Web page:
I am beginning real analysis and got stuck on the first page (Peano Postulates). It reads as follows

DIAMMIBENVERMk1 2022-06-29 Answered
I am beginning real analysis and got stuck on the first page (Peano Postulates). It reads as follows, at least in my textbook.

Axiom 1.2.1 (Peano Postulates). There exists a set N with an element 1 N and a function s : N N that satisfies the following three properties.
a. There is no n N such that s ( n ) = 1.
b. The function s is injective.
c. Let G N be a set. Suppose that 1 G, and that g G s ( g ) G. Then G = N .

Definition 1.2.2. The set of natural numbers, denoted N , is the set the existence of which is given in the Peano Postulates.

My question is: From my understanding of the postulates, we could construct an infinite set which satisfies the three properties. For example, the odd numbers { 1 , 3 , 5 , 7 , }, or the powers of 5 { 1 , 5 , 25 , 625 }, could be constructed (with a different s ( n ), of course, since s ( n ) is not defined in the postulates anyway). How do these properties uniquely identify the set of the natural numbers?
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Answered 2022-06-30 Author has 13 answers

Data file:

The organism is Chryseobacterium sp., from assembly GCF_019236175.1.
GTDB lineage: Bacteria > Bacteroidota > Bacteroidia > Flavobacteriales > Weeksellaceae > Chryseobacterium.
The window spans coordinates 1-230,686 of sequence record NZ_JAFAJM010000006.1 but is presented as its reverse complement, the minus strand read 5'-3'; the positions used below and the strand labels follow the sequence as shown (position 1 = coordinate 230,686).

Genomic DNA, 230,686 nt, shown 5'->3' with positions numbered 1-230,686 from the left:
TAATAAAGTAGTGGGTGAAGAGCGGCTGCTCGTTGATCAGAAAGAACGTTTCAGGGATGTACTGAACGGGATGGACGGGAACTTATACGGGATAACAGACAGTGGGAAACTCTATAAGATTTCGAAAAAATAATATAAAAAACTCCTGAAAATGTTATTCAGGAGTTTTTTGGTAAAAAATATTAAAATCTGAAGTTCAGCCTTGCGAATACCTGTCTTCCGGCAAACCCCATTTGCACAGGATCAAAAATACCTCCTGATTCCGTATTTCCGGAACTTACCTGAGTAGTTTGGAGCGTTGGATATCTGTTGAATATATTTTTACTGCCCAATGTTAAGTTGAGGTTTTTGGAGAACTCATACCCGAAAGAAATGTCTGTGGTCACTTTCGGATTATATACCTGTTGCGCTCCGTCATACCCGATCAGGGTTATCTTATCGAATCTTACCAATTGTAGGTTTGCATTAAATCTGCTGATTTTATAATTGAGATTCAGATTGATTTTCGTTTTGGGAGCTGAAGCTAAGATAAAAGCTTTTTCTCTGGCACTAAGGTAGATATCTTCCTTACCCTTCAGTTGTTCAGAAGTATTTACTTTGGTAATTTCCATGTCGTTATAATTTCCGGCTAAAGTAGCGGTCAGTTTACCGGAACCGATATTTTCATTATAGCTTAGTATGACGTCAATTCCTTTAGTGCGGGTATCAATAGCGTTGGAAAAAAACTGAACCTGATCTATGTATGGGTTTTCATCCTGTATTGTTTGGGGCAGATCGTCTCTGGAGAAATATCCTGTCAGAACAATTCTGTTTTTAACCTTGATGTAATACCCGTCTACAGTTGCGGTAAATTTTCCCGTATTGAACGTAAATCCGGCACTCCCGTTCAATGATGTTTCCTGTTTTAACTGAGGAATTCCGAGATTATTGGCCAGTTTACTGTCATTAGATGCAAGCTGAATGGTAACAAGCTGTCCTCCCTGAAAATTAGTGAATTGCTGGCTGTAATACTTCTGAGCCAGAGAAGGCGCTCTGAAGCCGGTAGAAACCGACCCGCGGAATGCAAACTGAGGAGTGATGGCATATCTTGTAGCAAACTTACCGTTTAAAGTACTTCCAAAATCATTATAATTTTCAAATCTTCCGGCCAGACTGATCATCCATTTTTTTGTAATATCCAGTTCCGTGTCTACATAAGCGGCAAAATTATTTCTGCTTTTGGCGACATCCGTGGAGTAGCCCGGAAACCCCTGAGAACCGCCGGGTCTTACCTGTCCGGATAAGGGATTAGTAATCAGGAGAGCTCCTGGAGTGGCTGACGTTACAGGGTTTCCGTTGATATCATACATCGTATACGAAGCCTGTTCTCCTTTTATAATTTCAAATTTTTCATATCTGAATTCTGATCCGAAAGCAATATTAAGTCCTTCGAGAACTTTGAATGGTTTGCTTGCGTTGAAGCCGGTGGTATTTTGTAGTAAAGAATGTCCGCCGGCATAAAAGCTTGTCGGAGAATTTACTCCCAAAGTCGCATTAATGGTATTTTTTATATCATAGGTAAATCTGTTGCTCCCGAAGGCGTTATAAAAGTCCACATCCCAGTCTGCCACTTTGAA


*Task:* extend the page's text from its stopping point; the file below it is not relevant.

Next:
Yes, you can find other sets on which a successor function is defined that satisfies all the Peano axioms.

What makes the natural numbers unique is that you can use the Peano postulates to prove that when you have two such sets you can build a bijection between them that maps one successor function to the other. That means the sets are really "the same" - the elements just have different names.

So you might as well use the traditional names 1,2,3,….
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When I read this question I am like it is obvious, so I got kind of confused. But I took a crack at it anyways.

If you read the postulate. This is not obvious because you dont know if the right angle is a right angle. What if a triangle was drawn differently but with one line perpendicular to another. You need to know if the line is perpendicular or not, and that is why it is not obvious.

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